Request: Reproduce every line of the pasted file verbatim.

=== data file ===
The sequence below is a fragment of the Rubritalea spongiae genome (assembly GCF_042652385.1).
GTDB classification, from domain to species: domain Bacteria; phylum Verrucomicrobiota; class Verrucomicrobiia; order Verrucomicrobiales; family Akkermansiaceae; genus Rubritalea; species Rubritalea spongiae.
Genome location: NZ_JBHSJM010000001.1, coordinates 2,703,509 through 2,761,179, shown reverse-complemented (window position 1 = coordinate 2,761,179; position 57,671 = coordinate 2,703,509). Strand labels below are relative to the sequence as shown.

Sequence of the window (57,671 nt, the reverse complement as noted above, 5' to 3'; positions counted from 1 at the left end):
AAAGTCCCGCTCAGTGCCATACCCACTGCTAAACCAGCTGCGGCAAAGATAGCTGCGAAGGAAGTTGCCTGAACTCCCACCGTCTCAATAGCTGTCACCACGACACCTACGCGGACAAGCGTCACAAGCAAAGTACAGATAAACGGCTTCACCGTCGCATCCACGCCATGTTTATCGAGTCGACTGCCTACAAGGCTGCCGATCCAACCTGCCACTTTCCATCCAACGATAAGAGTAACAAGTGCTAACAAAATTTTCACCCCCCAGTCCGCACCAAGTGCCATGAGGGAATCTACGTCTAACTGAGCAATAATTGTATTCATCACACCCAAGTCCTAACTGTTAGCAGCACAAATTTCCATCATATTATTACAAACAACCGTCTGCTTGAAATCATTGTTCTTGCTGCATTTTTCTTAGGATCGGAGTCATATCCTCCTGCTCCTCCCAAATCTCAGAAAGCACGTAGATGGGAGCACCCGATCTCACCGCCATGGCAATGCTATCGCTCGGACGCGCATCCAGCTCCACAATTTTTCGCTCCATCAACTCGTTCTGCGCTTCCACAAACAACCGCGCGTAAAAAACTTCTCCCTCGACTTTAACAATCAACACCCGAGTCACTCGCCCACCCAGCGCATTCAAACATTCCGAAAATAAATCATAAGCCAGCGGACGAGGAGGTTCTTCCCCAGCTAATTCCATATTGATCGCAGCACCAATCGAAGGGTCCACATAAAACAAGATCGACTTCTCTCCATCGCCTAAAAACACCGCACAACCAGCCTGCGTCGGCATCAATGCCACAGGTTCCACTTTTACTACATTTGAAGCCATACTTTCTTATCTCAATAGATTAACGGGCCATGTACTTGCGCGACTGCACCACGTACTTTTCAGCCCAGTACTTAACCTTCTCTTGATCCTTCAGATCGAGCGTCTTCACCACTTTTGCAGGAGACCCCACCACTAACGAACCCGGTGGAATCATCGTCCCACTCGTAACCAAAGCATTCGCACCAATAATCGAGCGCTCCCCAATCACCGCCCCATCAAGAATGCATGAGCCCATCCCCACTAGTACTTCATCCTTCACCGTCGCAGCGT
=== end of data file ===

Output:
The sequence below is a fragment of the Rubritalea spongiae genome (assembly GCF_042652385.1).
GTDB classification, from domain to species: domain Bacteria; phylum Verrucomicrobiota; class Verrucomicrobiia; order Verrucomicrobiales; family Akkermansiaceae; genus Rubritalea; species Rubritalea spongiae.
Genome location: NZ_JBHSJM010000001.1, coordinates 2,703,509 through 2,761,179, shown reverse-complemented (window position 1 = coordinate 2,761,179; position 57,671 = coordinate 2,703,509). Strand labels below are relative to the sequence as shown.

Sequence of the window (57,671 nt, the reverse complement as noted above, 5' to 3'; positions counted from 1 at the left end):
AAAGTCCCGCTCAGTGCCATACCCACTGCTAAACCAGCTGCGGCAAAGATAGCTGCGAAGGAAGTTGCCTGAACTCCCACCGTCTCAATAGCTGTCACCACGACACCTACGCGGACAAGCGTCACAAGCAAAGTACAGATAAACGGCTTCACCGTCGCATCCACGCCATGTTTATCGAGTCGACTGCCTACAAGGCTGCCGATCCAACCTGCCACTTTCCATCCAACGATAAGAGTAACAAGTGCTAACAAAATTTTCACCCCCCAGTCCGCACCAAGTGCCATGAGGGAATCTACGTCTAACTGAGCAATAATTGTATTCATCACACCCAAGTCCTAACTGTTAGCAGCACAAATTTCCATCATATTATTACAAACAACCGTCTGCTTGAAATCATTGTTCTTGCTGCATTTTTCTTAGGATCGGAGTCATATCCTCCTGCTCCTCCCAAATCTCAGAAAGCACGTAGATGGGAGCACCCGATCTCACCGCCATGGCAATGCTATCGCTCGGACGCGCATCCAGCTCCACAATTTTTCGCTCCATCAACTCGTTCTGCGCTTCCACAAACAACCGCGCGTAAAAAACTTCTCCCTCGACTTTAACAATCAACACCCGAGTCACTCGCCCACCCAGCGCATTCAAACATTCCGAAAATAAATCATAAGCCAGCGGACGAGGAGGTTCTTCCCCAGCTAATTCCATATTGATCGCAGCACCAATCGAAGGGTCCACATAAAACAAGATCGACTTCTCTCCATCGCCTAAAAACACCGCACAACCAGCCTGCGTCGGCATCAATGCCACAGGTTCCACTTTTACTACATTTGAAGCCATACTTTCTTATCTCAATAGATTAACGGGCCATGTACTTGCGCGACTGCACCACGTACTTTTCAGCCCAGTACTTAACCTTCTCTTGATCCTTCAGATCGAGCGTCTTCACCACTTTTGCAGGAGACCCCACCACTAACGAACCCGGTGGAATCATCGTCCCACTCGTAACCAAAGCATTCGCACCAATAATCGAGCGCTCCCCAATCACCGCCCCATCAAGAATGCATGAGCCCATCCCCACTAGTACTTCATCCTTCACCGTCGCAGCGT